Natural disasters frequently take the biggest toll on the most vulnerable, especially those with serious medical conditions. The recent extreme weather and subsequent power and water failures in Texas were no different.
In situations like the recent events in Texas, people who are already managing a complex health situation may face a new set of health care challenges, including disruption in routine medical care, lack of access to medicine or home medical supplies, and overburdened medical facilities in the event they need them. They are also particularly affected when their non-clinical needs – including access to water, electricity, and food – are not met. In addition to the fear and uncertainty of not having access to basic needs, this lack of access can lead to complications to existing medical conditions.
Knowing this, one palliative care nurse, Angela, went the extra mile to ensure her patients had what they needed to weather the storm’s aftermath. Angela, a nurse with Envoy Hospice, is the nurse manager for Turn-Key Health’s palliative care program for a population of seriously ill Medicare Advantage members in Texas. Turn-Key Health, a CareCentrix partner, is a national home-based palliative care company.
When the cold and icy weather began, Angela and her team of nurses and social workers began proactively reaching out to some of their most vulnerable members. One member that Angela’s team reached lives in a group setting and is dependent on others to provide food. Due to the storm and power outage crises, the member’s house had nothing to eat for two days. Naturally, they were hungry and frightened.
Upon contacting the member and learning about the situation, the Turn-Key team placed calls to order food delivery, but due to the poor weather conditions, nothing was open. That’s when Angela, the team’s lead nurse, took matters into her own hands.
Angela and her family were staying at her mother’s small home since their own home had lost power. Despite being displaced herself, Angela and her mother cooked up chicken and rice, macaroni and cheese, and spaghetti for the three men. They also gathered groceries including cereal and milk.
Angela’s husband then drove her through the storm to the boarding house where she delivered the food. The member cried when she arrived, calling her an angel. Kerry, the social worker on the team, continued to check in daily and was able to arrange delivery of enough food to tide them over until the boarding house owner was able to arrange a full delivery of groceries.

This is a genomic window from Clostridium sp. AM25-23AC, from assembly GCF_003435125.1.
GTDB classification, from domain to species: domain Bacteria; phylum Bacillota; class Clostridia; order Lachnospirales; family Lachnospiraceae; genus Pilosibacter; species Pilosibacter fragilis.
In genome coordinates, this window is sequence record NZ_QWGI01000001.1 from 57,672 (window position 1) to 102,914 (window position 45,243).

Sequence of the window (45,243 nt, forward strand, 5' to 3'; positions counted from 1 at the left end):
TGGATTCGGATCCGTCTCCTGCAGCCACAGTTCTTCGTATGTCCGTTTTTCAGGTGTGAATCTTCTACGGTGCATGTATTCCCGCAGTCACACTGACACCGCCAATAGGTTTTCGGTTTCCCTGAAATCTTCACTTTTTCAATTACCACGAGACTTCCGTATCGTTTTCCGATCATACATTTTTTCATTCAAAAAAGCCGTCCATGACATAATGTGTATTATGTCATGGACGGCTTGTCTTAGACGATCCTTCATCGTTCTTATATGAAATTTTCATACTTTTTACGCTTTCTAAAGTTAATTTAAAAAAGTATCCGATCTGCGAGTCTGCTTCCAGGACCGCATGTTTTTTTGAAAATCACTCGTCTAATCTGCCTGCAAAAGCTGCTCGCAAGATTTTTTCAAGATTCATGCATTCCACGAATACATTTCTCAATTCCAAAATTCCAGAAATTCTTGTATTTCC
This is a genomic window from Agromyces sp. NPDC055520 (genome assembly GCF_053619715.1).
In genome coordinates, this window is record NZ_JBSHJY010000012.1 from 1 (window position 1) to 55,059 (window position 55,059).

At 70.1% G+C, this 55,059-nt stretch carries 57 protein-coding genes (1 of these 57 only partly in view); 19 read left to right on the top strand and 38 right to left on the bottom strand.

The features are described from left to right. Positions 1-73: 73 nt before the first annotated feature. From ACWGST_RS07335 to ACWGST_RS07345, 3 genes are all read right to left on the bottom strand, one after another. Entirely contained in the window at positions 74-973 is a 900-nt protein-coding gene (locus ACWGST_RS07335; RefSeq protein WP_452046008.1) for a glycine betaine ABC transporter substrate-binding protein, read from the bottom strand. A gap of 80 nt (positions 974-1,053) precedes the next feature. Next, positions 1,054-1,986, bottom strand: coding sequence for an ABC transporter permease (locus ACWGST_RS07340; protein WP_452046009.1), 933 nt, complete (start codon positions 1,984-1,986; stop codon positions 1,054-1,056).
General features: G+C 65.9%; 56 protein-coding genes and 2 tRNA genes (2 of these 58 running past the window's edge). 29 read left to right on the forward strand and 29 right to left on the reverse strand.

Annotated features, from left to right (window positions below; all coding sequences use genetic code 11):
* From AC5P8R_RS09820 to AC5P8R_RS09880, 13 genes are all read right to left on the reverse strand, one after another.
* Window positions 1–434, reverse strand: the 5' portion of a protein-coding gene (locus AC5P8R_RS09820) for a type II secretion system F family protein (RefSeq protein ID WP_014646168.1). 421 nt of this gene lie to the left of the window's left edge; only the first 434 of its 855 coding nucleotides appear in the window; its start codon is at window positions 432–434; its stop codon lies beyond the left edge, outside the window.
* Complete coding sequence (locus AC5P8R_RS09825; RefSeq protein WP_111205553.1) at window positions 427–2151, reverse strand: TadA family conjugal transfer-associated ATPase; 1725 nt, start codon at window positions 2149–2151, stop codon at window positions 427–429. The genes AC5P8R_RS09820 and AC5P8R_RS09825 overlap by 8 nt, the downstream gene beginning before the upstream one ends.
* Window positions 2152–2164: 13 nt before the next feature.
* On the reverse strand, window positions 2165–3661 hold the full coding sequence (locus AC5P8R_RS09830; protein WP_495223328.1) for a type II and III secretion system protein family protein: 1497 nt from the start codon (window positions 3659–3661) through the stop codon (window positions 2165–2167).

“The people our program takes care of often don’t qualify for full-time care, but they’re still vulnerable,” Angela noted. “They’re this middle portion of people who need help but there’s not a lot of help for them. As a nurse, that’s what I love, finding and helping the people who don’t have the resources they need.”
The efforts of Angela and her team are representative of the amazing and incredibly important work that can be accomplished when going beyond a person’s clinical needs.
“As a nurse, I understand how the patient’s environment plays so strongly in their clinical situation. The beauty of this program is that we get to know someone in their home. By getting to see where someone lives, we really get to know these people and what’s affecting them so we can tailor our care to their situation.”
Angela and her team were able to provide this sort of care because Turn-Key, and the entire CareCentrix network, does more than just help these patients cope with the medical aspects of their illness. They work to support the whole person, ensuring they have access to essential resources like food and transportation in addition to medications and medical care.
By thinking outside of a person’s clinical situation and understanding the full scope of their needs, Angela, Kerry and the Envoy team, along with everyone at Turn-Key are able to go above and beyond to ensure people have what they need to navigate both everyday life and the most difficult crises.
To learn more about Turn-Key Health’s palliative care program click here.